Exciting news were released by the U.S. Fish and Wildlife Service concerning the inclusion of all chimpanzees under the endangered status.
The announcement from the United States Fish and Wildlife Service came on Friday. A similar piece of legislation was set on the table in 2013, but it didn’t see the same resounding success as this one. In 2010, another petition was forwarded to U.S. legislators.
This petition was initiated by Jane Goodall as well as the Humane Society and other activist groups and it asked that the distinction between threatened and endangered be erased.
Five years later the initiative clearly succeeded as under the Endangered Species Act, all chimpanzees, either in captivity or in the wild have the same status, that of an endangered species.
The move was prompted by the realization that offering the captivity held chimpanzees the status of threatened, which limited their protection in comparison with being endangered, did little to save either category from being exploited and the number of chimpanzees from decreasing.
Now, the captivity chimpanzees will have the same protection as their wild peers. Of course, they have become part and parcel of some sectors such as medical research, export and import of pets, interstate trade. For all of these, drastically regulated permits will be required in order to continue using chimpanzees.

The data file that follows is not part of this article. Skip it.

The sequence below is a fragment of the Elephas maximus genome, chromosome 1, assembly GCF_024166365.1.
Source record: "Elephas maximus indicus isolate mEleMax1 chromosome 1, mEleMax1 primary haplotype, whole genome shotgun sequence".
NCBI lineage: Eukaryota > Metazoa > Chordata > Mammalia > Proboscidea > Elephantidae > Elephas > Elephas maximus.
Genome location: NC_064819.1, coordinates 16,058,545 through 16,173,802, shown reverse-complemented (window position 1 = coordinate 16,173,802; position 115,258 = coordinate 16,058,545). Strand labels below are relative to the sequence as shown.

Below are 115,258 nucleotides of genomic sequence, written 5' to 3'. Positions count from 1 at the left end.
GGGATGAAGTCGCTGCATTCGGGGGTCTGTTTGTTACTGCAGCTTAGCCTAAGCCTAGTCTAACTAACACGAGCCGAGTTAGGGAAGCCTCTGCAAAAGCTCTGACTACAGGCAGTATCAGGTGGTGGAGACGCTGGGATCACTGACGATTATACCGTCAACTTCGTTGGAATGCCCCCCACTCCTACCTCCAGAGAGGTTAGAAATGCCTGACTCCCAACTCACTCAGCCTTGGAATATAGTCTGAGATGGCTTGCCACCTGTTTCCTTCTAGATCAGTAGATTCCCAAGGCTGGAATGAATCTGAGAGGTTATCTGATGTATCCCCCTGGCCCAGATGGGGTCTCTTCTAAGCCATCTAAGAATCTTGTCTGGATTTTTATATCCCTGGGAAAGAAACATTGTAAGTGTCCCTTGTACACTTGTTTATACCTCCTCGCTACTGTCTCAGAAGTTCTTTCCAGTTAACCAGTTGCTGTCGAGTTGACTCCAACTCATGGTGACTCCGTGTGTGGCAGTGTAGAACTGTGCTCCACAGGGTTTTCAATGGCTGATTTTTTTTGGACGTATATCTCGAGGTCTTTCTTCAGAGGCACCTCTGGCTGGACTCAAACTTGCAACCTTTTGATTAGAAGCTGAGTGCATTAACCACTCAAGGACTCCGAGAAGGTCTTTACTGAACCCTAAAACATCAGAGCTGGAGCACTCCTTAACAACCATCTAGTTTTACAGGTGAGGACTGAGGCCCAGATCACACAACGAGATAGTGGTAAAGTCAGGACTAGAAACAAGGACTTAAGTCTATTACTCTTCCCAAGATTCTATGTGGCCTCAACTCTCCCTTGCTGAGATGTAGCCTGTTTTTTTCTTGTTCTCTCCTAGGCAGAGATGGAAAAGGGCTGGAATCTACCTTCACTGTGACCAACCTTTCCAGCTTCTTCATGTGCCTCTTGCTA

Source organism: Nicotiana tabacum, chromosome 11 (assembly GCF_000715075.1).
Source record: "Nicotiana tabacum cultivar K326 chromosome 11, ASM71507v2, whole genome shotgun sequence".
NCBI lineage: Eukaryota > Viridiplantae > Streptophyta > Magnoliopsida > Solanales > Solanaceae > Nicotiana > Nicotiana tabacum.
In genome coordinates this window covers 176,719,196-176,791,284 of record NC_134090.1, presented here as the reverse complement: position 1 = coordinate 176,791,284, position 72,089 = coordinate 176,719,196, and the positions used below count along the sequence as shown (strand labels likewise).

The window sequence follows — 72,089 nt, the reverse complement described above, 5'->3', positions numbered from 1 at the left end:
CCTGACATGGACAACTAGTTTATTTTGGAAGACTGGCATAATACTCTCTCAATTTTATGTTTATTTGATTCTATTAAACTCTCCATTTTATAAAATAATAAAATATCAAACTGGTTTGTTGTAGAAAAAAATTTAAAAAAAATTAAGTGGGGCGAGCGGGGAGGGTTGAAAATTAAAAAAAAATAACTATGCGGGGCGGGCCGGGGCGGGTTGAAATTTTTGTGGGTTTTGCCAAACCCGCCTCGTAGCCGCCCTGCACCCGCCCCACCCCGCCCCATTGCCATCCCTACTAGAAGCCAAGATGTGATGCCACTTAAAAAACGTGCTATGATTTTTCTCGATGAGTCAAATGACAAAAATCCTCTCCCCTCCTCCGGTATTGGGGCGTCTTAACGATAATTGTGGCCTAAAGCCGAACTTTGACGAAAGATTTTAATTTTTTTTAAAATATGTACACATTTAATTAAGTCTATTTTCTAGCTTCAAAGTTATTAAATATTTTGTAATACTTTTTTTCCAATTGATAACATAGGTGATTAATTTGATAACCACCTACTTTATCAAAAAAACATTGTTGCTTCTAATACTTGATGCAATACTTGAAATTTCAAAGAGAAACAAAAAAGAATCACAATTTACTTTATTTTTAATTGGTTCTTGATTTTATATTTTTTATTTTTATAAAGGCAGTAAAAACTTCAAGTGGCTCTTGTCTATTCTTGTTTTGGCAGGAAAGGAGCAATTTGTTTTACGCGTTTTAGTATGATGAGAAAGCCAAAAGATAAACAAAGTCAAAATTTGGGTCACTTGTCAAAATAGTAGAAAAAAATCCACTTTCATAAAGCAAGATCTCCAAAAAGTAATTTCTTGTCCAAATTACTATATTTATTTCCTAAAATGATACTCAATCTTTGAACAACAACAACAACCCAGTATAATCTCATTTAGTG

Still, there are some drawbacks of the hailed regulation. According to Dan Ashe from the U.S. Fish and Wildlife Service, people who own a pet chimpanzee aren’t required to hold the same permit mentioned above. Nor does the entertainment industry.
At the same time he added that:
“At the time we thought it was important to encourage breeding of captive chimps to expand their numbers. But we expanded a culture of treating these animals as a commodity for research, sale, import and export, and entertainment. That has undermined the conservation of chimpanzees in the wild.”
During the 1990s the number of chimpanzees was recorded at approximately one million. Due to habitat loss, rampant deforestation, the irresponsible poaching, their numbers severely decreased. Today, the world population of chimpanzees counts between 172,000 and 300,000 individuals according to the Jane Goodall Institute.
Yet, another problem that chimpanzees might be facing is that the lack of funding so far has led to overpopulation of existing sanctuaries. Save the Chimps and Chimp Haven are the two main U.S. chimpanzee sanctuaries. At the moment both are hosting chimpanzees at full capacity.
With the new legislation new funding might be made available from taxes and direct investments coming from the sectors that need to obtain a permit for holding chimpanzees and need to pledge investment in the growth of chimpanzee population on the long run.
Image Source: Jane Goodall